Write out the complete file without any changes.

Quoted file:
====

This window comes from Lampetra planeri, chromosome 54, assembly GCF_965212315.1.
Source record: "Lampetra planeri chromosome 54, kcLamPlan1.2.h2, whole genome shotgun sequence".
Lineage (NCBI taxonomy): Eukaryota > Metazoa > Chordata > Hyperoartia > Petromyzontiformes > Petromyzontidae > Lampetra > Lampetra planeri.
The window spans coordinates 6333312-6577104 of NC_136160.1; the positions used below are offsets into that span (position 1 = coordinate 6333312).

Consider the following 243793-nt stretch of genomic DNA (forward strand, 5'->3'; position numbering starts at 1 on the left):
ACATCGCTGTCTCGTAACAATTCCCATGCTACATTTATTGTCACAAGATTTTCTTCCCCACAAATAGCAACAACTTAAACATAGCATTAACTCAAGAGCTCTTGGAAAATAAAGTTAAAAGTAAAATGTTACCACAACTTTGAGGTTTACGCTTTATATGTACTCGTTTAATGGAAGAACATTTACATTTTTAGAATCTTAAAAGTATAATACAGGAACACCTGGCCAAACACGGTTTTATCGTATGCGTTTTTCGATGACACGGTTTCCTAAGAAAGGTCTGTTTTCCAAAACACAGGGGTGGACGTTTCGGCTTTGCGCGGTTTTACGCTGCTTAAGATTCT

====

This window comes from Lampetra planeri, chromosome 54, assembly GCF_965212315.1.
Source record: "Lampetra planeri chromosome 54, kcLamPlan1.2.h2, whole genome shotgun sequence".
Lineage (NCBI taxonomy): Eukaryota > Metazoa > Chordata > Hyperoartia > Petromyzontiformes > Petromyzontidae > Lampetra > Lampetra planeri.
The window spans coordinates 6333312-6577104 of NC_136160.1; the positions used below are offsets into that span (position 1 = coordinate 6333312).

Consider the following 243793-nt stretch of genomic DNA (forward strand, 5'->3'; position numbering starts at 1 on the left):
ACATCGCTGTCTCGTAACAATTCCCATGCTACATTTATTGTCACAAGATTTTCTTCCCCACAAATAGCAACAACTTAAACATAGCATTAACTCAAGAGCTCTTGGAAAATAAAGTTAAAAGTAAAATGTTACCACAACTTTGAGGTTTACGCTTTATATGTACTCGTTTAATGGAAGAACATTTACATTTTTAGAATCTTAAAAGTATAATACAGGAACACCTGGCCAAACACGGTTTTATCGTATGCGTTTTTCGATGACACGGTTTCCTAAGAAAGGTCTGTTTTCCAAAACACAGGGGTGGACGTTTCGGCTTTGCGCGGTTTTACGCTGCTTAAGATTCT